The research team first analyzed the tissues using fluorescence in situ hybridization (FISH), a technique to detect certain strains of DNA. In this case, FISH was used to detect a DNA sequence carried only on the Y chromosome, a strain that would not appear in any maternal cells, as maternal cells do not have a Y chromosome and cannot manifest this DNA sequence. The researchers then used immunolabeling, a technique using antigens and the matching antibodies to detect the presence of specific kinds of cells, to determine the cell type of these fetal cells. They knew that the fetal cells transferred to the woman all started as fetal cells that could differentiate into multiple blood cell types, and they sought to see if these cells had remained undifferentiated or if they had developed into different cell types.

In the ten maternal tissue samples they studied, the researchers found seven hundred and one male fetal cells. These fetal cells showed cell differentiation based on the tissues in which they were found. In the eleven control samples, with no histories of male pregnancy, the team found no male cells. Additionally, all of those cells had differentiated into different blood cell types. However, the cells took on the characteristics of different cells based on the maternal environment. For example, in a woman fighting liver cancer, the fetal cells found near the liver had some characteristics of liver cells. Moreover, differentiated fetal cells concentrated around the sites of maternal disease. In the case of a woman with liver cancer, there were high concentrations of fetal cells in the tissue surrounding the liver, but not in the diseased tissue of the liver itself. The differentiated fetal cells were just on the exterior of the woman's diseased tissue.

Khosrotehrani's team's results confirmed the hypothesis that intact fetal cells acquired during pregnancy can differentiate into multiple cell types in different maternal tissue types. The study called this population of fetal cells as pregnancy-associated progenitor cells. The fetal cells transferred to the maternal blood stream during pregnancy differentiated into different blood cell types, but depending on the cell's environment, they have the characteristics of other cell types. The study also showed that there were high concentrations of these cells in the tissue surrounding maternal disease. The researchers theorized that this concentration may be an immunological or therapeutic response by the fetal cells in response to the maternal disease.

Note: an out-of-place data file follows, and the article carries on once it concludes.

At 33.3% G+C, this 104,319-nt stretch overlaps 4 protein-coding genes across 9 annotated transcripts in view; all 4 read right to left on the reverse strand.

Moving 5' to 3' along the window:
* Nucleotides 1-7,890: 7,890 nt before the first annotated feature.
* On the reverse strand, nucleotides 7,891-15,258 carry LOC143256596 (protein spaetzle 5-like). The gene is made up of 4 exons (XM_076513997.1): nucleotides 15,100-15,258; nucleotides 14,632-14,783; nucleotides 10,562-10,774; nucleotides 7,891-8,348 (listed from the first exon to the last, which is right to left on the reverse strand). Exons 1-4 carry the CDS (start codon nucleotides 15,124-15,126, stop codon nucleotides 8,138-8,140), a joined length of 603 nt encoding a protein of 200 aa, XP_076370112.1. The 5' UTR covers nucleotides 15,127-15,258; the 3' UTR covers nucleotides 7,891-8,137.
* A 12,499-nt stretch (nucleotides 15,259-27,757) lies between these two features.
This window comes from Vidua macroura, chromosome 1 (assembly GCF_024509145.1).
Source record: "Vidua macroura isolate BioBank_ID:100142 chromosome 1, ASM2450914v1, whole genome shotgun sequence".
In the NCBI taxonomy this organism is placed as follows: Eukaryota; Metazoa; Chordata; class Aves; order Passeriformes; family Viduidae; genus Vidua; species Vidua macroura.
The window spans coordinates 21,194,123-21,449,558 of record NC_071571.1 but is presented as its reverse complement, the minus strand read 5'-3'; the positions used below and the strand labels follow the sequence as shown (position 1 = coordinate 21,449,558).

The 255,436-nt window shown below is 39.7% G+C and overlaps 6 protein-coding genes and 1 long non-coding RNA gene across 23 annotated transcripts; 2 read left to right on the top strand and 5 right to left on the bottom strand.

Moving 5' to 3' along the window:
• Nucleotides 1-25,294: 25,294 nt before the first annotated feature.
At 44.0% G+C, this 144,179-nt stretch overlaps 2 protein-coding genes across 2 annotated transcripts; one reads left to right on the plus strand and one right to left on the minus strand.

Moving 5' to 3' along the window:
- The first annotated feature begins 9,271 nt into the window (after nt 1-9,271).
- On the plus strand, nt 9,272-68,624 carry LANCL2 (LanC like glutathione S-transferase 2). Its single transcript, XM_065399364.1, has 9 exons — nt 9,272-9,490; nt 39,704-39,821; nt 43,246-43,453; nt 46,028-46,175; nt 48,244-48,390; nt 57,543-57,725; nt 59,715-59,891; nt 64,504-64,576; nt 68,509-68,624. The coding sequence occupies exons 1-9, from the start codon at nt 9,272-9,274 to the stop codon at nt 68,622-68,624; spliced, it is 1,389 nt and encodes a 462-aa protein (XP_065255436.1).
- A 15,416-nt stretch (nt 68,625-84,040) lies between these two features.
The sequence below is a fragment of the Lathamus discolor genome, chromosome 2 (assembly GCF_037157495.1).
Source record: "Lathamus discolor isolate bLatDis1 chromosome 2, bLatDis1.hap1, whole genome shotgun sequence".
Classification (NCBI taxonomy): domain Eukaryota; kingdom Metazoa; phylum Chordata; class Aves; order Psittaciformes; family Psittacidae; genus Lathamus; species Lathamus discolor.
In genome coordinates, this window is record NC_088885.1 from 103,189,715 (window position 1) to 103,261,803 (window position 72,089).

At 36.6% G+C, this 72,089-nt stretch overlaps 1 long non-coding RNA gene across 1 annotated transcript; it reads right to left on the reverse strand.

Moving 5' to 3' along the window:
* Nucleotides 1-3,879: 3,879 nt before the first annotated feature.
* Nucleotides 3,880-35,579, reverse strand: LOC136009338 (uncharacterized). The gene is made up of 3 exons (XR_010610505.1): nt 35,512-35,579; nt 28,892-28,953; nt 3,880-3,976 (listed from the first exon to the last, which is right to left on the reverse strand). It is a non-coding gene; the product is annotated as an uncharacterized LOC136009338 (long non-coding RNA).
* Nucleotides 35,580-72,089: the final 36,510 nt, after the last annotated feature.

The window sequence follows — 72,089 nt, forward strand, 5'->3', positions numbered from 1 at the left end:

Sources

  1. Bianchi, Diana W., Alan F. Flint, Mary Frances Pizzimenti, Joan H. Knoll, and Samuel A. Latt. "Isolation of fetal DNA from Nucleated erythrocytes in maternal blood." Proceedings of the National Academy of Sciences of the United States of America 87 (1990): 3279–83. http://www.pnas.org/content/87/9/3279.full.pdf (Accessed November 11, 2014).
  2. Bianchi, Diana W., Gretchen K. Zickwolf, Gary J. Weil, Steven S. Sylvester, and MaryAnn DeMaria. "Male fetal progenitor cells persist in maternal blood for as long as 27 years post partum." Proceedings of the National Academy of Sciences of the United States of America 93 (1996): 705–8. http://www.pnas.org/content/93/2/705.full.pdf (Accessed November 11, 2014).
  3. Khosrotehrani, Kiarash, Kirby L. Johnson, Dong Hyun Cha, Robert N. Salomon, and Diana W. Bianchi. "Transfer of Fetal Cells with Multilineage Potential to Maternal Tissue." Journal of American Medical Association 292 (2004): 75–80. http://jama.jamanetwork.com/article.aspx?articleid=199045 (Accessed November 11, 2014).
  4. Wright, Caroline F. and Hilary Burton. "The use of cell-free fetal nucleic acids in maternal blood for non-invasive prenatal diagnosis." Human Reproduction Update 15 (2009): 139–51. http://humupd.oxfordjournals.org/content/15/1/139.long (Accessed November 11, 2014).

How to cite

Abboud, Alexis, ""Transfer of Fetal Cells with Multilineage Potential to Maternal Tissue" (2004), by Kiarash Khosrotehrani et al.". Embryo Project Encyclopedia (2014-11-14). ISSN: 1940-5030 http://embryo.asu.edu/handle/10776/8238.

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Arizona State University. School of Life Sciences. Center for Biology and Society. Embryo Project Encyclopedia.

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Copyright Arizona Board of Regents Licensed as Creative Commons Attribution-NonCommercial-Share Alike 3.0 Unported (CC BY-NC-SA 3.0) http://creativecommons.org/licenses/by-nc-sa/3.0/

Last modified

Saturday, November 15, 2014 - 00:18

Topic

Experiments, Reproduction

Subject

Cells; Stem cells; Bianchi, Diana W.; Maternal-fetal exchange; Fetal cells from maternal blood; Fetus; Placenta; Pregnancy; Immune response; Immunity; Tufts-New England Medical Center; Fluorescence in situ hybridization; Experiment